Today the parks stand empty until further notice, and according to the New York Times the Disney Company has already lost $175 million due to the closure of its China parks–though they are starting to reopen–and is set to lose a great deal more with the temporary closures of parks, cruise lines, and stores in the United States.
Though Disney will be taking a major hit to their financials in the coming months, they were willing to take the necessary steps to comply with Governor Gavin Newsom’s orders in the State of California when he asked for no gatherings over 250 people back on March 12th. While some companies have resisted closures, like GameStop–claiming themselves as essential businesses–Disney has not resisted and has closed down stores across the country. While it is simply them following requirements, it is still more than some companies have done.
Similar to GameStop’s resistance, Knott’s Berry Farm–another Southern California theme park–resisted Newsom’s orders and took four days longer to close its doors than Disneyland. This period of time, though short, put not only the public, but Knott’s Berry Farm workers, at risk. Disney has shown willingness to simply do the right thing in comparison with other companies.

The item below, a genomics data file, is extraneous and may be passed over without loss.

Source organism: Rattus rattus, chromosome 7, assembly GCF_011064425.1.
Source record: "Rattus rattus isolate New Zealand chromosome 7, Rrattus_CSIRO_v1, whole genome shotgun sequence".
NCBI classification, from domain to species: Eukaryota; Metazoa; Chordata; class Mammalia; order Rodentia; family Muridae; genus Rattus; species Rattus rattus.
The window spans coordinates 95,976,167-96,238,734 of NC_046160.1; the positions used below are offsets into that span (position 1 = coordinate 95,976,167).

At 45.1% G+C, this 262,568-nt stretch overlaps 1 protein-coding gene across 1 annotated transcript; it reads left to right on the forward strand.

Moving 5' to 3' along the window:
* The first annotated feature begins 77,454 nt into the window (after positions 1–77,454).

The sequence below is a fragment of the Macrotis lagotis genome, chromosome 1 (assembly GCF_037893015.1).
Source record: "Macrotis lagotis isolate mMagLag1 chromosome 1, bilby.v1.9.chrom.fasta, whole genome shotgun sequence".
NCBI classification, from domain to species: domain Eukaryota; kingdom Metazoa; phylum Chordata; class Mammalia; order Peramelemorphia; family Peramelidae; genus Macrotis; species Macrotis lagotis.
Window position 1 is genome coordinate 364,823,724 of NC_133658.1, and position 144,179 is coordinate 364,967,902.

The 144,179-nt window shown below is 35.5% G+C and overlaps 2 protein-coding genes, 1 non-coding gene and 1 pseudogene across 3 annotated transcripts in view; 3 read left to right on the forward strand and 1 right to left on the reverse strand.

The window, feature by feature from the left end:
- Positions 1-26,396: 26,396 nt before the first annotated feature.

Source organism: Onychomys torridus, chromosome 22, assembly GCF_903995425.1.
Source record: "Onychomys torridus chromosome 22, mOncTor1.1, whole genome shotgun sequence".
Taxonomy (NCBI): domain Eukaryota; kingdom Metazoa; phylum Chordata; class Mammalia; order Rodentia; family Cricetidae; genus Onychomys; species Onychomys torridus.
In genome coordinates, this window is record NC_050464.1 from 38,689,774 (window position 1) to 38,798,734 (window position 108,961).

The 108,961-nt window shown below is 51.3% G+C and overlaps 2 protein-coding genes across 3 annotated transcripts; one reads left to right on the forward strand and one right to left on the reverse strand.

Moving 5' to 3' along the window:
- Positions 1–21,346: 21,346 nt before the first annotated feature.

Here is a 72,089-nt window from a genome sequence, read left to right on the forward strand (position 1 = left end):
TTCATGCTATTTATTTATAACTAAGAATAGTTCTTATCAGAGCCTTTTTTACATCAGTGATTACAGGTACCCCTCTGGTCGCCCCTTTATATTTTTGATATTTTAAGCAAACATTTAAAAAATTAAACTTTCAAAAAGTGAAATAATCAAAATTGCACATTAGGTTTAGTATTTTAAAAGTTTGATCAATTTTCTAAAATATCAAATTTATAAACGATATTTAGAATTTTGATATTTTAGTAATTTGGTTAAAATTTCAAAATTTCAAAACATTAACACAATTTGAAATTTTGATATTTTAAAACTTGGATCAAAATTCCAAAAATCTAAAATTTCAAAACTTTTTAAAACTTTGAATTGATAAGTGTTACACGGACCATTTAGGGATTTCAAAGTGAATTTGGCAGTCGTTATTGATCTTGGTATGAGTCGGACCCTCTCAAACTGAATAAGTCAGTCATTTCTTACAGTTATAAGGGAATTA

Current Film Productions and Upcoming Releases
Beyond the parks, Disney productions have ceased work across the world. The Last Duel, Home Alone, Shang-Chi and the Legend of the Ten Rings, and The Little Mermaid have all stopped shooting, as well as all the upcoming Disney Plus Marvel television shows. Not only has production halted, but films completed and slated for the summer months like Mulan (2020) and Artemis Fowl have been pushed back or cut from the schedule entirely.